Leader's speech, Bournemouth 1935
Stanley Baldwin (Conservative)
Commentary:The central theme of Baldwin’s address was international affairs, and he began by rejecting the view that Britain should withdraw from the League of Nations. For Baldwin, this move would be highly dangerous because the development of aviation made the defence of national borders more difficult. Moreover, he continued, the Empire would collapse if Britain ceased to be part of Europe. A key issue at the time of the Conference was Italy’s invasion of Abyssinia. Although Italy and Abyssinia were both members of the League of Nations, this organisation was proving powerless to halt the conflict. A further important issue was German rearmament and the rise of Nazism, and Baldwin closed this speech by emphasising the need to safeguard Britain’s spiritual values and standard of living.
At this critical moment you will not be surprised if I devote nearly the whole of my speech to a consideration of current events and their reactions in this country.
I propose to speak about what is present in all your minds tonight, and must have been for some little time, and will, I fear, be for a little time yet. Let us try to do a little clear thinking and clarify the issues that lie before us.
There has always been a not unnatural feeling in some sections of our Party that while the ideal of a League of Nations is a great one, there are practical difficulties connected with it that render it extremely doubtful whether we can, or should, give it wholehearted support.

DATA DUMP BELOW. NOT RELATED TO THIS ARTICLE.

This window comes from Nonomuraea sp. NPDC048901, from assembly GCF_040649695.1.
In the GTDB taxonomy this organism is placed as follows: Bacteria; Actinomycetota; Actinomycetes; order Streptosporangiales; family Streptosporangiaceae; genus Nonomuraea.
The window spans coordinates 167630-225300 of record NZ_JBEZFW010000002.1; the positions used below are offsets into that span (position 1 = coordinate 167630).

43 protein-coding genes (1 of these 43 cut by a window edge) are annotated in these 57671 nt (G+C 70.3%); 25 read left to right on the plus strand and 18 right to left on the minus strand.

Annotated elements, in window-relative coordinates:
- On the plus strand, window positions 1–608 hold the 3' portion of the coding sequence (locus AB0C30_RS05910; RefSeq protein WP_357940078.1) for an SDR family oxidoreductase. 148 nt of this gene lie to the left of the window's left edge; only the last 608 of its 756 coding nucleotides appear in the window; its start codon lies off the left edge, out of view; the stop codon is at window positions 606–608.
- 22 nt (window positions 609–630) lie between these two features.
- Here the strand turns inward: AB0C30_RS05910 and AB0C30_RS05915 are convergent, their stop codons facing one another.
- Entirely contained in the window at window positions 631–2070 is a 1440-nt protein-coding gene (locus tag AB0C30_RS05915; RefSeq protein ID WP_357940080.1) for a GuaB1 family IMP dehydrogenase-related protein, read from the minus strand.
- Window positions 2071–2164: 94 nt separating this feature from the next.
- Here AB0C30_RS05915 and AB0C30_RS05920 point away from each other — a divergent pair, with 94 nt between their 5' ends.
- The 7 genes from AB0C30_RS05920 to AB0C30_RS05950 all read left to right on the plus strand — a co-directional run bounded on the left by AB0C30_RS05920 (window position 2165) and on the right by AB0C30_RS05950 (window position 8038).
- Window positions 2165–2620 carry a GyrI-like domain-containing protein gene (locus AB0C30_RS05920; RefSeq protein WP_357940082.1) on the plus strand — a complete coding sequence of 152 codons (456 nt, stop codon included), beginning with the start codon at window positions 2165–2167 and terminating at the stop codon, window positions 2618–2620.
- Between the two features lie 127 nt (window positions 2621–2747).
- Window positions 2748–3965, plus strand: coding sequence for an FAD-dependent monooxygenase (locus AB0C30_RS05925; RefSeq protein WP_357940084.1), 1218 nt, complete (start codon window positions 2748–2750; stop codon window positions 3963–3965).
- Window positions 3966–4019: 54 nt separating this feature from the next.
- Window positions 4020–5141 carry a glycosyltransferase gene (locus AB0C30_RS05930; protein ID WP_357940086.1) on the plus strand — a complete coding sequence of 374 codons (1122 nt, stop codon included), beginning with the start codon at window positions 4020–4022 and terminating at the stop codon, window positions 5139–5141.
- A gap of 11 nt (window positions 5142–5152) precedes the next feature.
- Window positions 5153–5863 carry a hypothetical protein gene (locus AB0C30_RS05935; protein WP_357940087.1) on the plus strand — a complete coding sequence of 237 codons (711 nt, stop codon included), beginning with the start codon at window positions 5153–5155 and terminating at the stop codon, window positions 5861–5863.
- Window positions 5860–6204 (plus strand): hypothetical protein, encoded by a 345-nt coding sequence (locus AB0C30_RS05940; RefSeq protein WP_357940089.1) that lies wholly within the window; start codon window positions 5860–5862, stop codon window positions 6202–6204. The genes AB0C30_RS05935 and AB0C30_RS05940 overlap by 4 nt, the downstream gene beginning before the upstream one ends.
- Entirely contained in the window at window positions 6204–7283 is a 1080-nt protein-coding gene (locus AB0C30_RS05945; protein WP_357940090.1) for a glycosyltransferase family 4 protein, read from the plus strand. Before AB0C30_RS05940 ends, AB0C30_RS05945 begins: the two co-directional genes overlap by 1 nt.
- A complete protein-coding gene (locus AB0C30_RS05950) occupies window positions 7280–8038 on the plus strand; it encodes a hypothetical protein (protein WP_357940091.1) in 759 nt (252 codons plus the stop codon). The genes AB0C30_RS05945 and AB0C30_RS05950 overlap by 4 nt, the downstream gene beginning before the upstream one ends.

I am not speaking of the moment. I am speaking of the past, and I want us, for a moment, to consider why it was that the League of Nations was started and why the desire for its foundation found an echo in the hearts of so many of our fellow countrymen.
It is no new thing that, after a great war, the world should feel it ought to be possible to make some arrangement to devise some mechanism that might make such experiences impossible in the future. No such scheme, no such machinery has yet been devised. But, I think, what we all felt, at the end of the War, was that war had taken on a new face.
There was something that differentiated the last war from all previous wars, and it was this – that the march of science had placed a power of slaughter into the ranks of modern armies that no armies in the past had ever possessed.
That very nearly resulted, in Europe, in throwing back our civilisation for generations, and people felt that at the rate at which science was progressing it might well be that these perils and dangers might be magnified many-fold in ten or twenty years, and that an effort to make war, if not impossible, difficult in its inception should be taken by humanity, lest its civilisation should be wiped out.
There is no doubt in my mind that, had the whole world joined the League of Nations, and had the will to restrain war been there, the League could have prevented war.
There are various – I am not going to specify – important nations outside the League, and the task is more difficult, but if the task be abandoned now, all chance will be gone of what may still be possible, to get the nations of the world inside it.
But there is a school of thought, and it is sometimes connected with those who share very much the views that I and many others hold on Imperial questions. It is the isolation school, who would fetch us out of the League, and who would believe that this country and the Empire would be safer outside than in.
I want to say a word or two about that, because I believe that to be a fundamental and most dangerous heresy at the moment and far more dangerous in the future. I believe it to be dangerous on National and Imperial grounds. I believe it, in short, to be impossible.